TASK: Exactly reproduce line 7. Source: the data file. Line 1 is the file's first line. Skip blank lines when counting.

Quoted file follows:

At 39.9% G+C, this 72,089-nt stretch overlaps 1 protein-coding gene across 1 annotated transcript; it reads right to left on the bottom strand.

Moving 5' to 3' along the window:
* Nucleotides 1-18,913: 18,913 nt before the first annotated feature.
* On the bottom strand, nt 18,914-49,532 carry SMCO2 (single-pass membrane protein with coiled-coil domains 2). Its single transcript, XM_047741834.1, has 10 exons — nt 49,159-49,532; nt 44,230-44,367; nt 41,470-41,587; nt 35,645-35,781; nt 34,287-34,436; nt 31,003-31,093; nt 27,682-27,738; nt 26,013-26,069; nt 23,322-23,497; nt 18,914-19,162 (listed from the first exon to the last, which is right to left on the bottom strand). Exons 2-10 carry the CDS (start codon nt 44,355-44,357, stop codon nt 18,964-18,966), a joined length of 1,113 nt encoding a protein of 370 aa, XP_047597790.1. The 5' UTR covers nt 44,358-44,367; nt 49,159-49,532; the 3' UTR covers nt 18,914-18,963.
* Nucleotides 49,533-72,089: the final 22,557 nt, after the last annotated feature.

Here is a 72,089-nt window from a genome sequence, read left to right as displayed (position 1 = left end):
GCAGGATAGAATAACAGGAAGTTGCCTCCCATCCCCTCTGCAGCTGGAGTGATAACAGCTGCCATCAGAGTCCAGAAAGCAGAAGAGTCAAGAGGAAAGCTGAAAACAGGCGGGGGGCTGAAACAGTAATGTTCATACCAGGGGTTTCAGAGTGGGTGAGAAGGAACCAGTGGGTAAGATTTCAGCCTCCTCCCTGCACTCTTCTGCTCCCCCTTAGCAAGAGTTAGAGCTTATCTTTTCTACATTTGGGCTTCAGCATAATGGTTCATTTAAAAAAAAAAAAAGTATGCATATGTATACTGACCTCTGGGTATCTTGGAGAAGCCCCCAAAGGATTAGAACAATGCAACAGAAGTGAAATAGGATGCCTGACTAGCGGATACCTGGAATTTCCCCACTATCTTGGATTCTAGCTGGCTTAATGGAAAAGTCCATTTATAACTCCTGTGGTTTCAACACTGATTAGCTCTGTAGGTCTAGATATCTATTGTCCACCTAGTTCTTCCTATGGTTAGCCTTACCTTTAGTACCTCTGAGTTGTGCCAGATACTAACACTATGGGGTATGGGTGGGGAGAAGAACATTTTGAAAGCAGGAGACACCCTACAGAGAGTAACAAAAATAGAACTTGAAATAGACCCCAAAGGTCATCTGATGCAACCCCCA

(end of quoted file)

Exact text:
GCAGGATAGAATAACAGGAAGTTGCCTCCCATCCCCTCTGCAGCTGGAGTGATAACAGCTGCCATCAGAGTCCAGAAAGCAGAAGAGTCAAGAGGAAAGCTGAAAACAGGCGGGGGGCTGAAACAGTAATGTTCATACCAGGGGTTTCAGAGTGGGTGAGAAGGAACCAGTGGGTAAGATTTCAGCCTCCTCCCTGCACTCTTCTGCTCCCCCTTAGCAAGAGTTAGAGCTTATCTTTTCTACATTTGGGCTTCAGCATAATGGTTCATTTAAAAAAAAAAAAAGTATGCATATGTATACTGACCTCTGGGTATCTTGGAGAAGCCCCCAAAGGATTAGAACAATGCAACAGAAGTGAAATAGGATGCCTGACTAGCGGATACCTGGAATTTCCCCACTATCTTGGATTCTAGCTGGCTTAATGGAAAAGTCCATTTATAACTCCTGTGGTTTCAACACTGATTAGCTCTGTAGGTCTAGATATCTATTGTCCACCTAGTTCTTCCTATGGTTAGCCTTACCTTTAGTACCTCTGAGTTGTGCCAGATACTAACACTATGGGGTATGGGTGGGGAGAAGAACATTTTGAAAGCAGGAGACACCCTACAGAGAGTAACAAAAATAGAACTTGAAATAGACCCCAAAGGTCATCTGATGCAACCCCCA